I never fully understood what the boy in a romcom goes through in that quintessential airport chase when he tells the girl he loves her. That was till I experienced something similar (only more magnified), when I was stopped 20 minutes away from blueFROG by an early Ganpati procession. It was the last day, and I had to get in under any circumstances and be able to say goodbye.
At 5 pm, I was lucky enough to find myself inside and talking to a brave, collected and gracious Ashu Phatak, one of the founders and owners of the nerve center of music in Mumbai. “We’re all just trying to hold it in,” he said, in the midst of the people stopping by to hug him “It’s a dream that manifested and is now coming to an end. No regrets! This was something that had to be done, and I’m glad we did it.” blueFROG was the dream of composers-producers, Ashu Phatak and Dhruv Ghanekar, film director Mahesh Mathai, film producer Srila Chatterjee and fund manager Simran Mulachandani. Nine years ago, they put in their blood, sweat and tears and breathed life into the deserted Mathuradas Mill Compound. The first of its kind in Mumbai, blueFROG was a gift– a 6500 sq ft gift from the people crazy enough about music to want to share it with the city.
Were Mumbaikars ready for it? “We didn’t know how the city was going to take it,” says Ghanekar, “I think that’s what made the first month so exciting for us.”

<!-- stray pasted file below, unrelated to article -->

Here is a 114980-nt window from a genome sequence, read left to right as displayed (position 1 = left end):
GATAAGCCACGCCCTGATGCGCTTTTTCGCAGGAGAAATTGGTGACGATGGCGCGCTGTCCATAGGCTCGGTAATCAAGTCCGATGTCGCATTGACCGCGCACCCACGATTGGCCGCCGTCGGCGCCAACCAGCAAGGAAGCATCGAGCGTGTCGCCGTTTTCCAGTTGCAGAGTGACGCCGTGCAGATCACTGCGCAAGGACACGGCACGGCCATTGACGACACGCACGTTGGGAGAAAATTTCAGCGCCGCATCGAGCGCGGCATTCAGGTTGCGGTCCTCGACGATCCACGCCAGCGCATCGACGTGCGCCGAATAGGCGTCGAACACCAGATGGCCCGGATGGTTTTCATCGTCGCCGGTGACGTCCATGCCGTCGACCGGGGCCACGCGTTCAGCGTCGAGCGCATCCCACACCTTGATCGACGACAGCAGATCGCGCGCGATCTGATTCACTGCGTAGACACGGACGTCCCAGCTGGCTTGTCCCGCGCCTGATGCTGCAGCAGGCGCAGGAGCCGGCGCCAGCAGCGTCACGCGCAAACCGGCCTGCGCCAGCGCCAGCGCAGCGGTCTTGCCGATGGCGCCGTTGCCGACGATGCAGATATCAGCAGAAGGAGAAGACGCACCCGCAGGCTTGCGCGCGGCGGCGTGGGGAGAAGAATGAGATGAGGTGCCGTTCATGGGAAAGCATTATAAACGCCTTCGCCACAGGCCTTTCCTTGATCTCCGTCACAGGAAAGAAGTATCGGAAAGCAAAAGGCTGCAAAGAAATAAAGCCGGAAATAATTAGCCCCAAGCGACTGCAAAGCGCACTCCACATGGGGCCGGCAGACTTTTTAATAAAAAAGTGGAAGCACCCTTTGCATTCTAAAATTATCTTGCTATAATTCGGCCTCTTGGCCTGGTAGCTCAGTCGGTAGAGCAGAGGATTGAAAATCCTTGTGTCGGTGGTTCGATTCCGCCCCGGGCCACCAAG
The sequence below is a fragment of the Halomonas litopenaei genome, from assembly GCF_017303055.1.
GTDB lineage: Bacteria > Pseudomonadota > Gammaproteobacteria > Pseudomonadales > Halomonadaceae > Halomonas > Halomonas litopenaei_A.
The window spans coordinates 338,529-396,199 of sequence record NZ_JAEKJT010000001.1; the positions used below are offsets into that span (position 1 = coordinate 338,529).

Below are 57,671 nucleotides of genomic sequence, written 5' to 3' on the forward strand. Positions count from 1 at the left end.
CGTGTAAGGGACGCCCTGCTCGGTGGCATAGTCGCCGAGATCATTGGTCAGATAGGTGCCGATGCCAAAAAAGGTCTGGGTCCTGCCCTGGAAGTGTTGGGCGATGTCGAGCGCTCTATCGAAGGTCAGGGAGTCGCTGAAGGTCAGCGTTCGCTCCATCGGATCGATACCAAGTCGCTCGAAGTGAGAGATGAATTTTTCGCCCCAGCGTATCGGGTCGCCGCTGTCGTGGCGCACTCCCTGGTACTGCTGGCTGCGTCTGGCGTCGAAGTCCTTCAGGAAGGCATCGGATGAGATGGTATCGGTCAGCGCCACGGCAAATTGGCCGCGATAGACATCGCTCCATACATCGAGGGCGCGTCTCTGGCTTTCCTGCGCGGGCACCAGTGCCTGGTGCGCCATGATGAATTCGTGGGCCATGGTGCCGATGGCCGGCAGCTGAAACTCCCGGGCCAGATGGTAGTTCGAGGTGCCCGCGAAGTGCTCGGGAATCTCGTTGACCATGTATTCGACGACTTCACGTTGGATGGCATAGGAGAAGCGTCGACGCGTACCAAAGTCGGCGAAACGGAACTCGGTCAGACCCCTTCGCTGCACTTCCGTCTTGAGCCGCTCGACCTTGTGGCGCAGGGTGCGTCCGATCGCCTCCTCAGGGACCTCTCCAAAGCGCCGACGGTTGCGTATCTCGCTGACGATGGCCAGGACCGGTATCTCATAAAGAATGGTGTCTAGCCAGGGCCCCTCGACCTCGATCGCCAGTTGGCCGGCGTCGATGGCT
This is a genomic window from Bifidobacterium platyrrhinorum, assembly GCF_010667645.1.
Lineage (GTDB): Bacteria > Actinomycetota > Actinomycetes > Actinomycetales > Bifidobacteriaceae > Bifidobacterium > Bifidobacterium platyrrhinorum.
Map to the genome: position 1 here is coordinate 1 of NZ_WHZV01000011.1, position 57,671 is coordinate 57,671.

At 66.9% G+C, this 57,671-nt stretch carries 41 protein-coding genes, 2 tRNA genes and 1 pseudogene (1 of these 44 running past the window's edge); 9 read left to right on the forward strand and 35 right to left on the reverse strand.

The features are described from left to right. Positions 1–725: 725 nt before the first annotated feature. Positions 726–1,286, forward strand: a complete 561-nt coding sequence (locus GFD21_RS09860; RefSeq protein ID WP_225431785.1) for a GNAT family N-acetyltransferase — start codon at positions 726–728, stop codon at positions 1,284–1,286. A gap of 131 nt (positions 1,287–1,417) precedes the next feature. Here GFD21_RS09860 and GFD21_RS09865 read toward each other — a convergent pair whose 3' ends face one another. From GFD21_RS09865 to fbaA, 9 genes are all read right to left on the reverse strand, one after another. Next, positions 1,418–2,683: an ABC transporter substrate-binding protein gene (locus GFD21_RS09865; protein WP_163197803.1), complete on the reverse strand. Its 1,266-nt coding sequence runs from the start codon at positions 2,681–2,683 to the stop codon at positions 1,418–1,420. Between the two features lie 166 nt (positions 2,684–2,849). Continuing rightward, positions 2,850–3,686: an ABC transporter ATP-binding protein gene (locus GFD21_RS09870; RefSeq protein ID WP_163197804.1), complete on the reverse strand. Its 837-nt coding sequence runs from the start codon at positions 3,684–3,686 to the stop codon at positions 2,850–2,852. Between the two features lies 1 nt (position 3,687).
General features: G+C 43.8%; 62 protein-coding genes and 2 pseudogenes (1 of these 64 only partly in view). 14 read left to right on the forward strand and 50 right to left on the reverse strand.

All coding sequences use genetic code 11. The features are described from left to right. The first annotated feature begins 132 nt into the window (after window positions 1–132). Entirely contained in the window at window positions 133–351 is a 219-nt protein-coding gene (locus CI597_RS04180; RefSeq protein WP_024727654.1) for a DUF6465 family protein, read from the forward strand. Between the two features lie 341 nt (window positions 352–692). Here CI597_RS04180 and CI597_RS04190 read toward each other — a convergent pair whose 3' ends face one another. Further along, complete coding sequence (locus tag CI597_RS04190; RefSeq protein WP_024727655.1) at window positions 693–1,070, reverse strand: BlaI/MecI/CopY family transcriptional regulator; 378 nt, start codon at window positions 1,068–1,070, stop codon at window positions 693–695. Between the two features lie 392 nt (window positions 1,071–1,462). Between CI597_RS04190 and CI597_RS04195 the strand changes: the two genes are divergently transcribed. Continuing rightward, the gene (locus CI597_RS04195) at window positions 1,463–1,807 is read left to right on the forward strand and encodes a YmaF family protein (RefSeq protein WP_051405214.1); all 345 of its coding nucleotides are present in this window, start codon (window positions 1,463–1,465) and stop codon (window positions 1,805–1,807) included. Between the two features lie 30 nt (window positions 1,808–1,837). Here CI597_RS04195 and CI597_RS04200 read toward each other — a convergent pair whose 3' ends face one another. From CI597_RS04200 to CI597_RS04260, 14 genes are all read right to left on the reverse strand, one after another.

Looking at his eyes light up with memories of those first days, I had no doubt about it. The leap of faith they took as they dared to fight for something they believe in, the anxiety and uncertainty, the shared excitement of watching it grow – all of it played on his face. “The energy I felt in this place in the first month we ventured into the unknown is the same I feel tonight. Putting the sound console where there could have been a 10-seater table was a 45-day long fight. A lot of thought has gone into each and everything here.” Taking in the beauty of the place so lovingly modelled on Milan’s famous La Scala Opera House, I could see what he meant.
At a time when live music places either did retro, cover bands or any other crowd-pleasers, this music haven dared to bring in indie bands and original music created purely for the love of it. And with the end of an era marked by its shutting down, I made a promise to myself to look for live music venues in Mumbai to go to, purely for the love of music.
World-class artists and legends such as John McLaughlin, Zakir Hussain and Anoushka Shankar have played on the stage of blueFROG. Gino Banks, a drummer, who has played with some of these legends, cherishes the nights he shared the stage with his father, Louis Banks, known as the Godfather of Jazz around here. He plays drums for a living but this was where he played for his heart. “And it was connoisseurs of the heart we played for” joins in Louis Banks, as he was hugged by Mathai, who urged him not to cry on stage.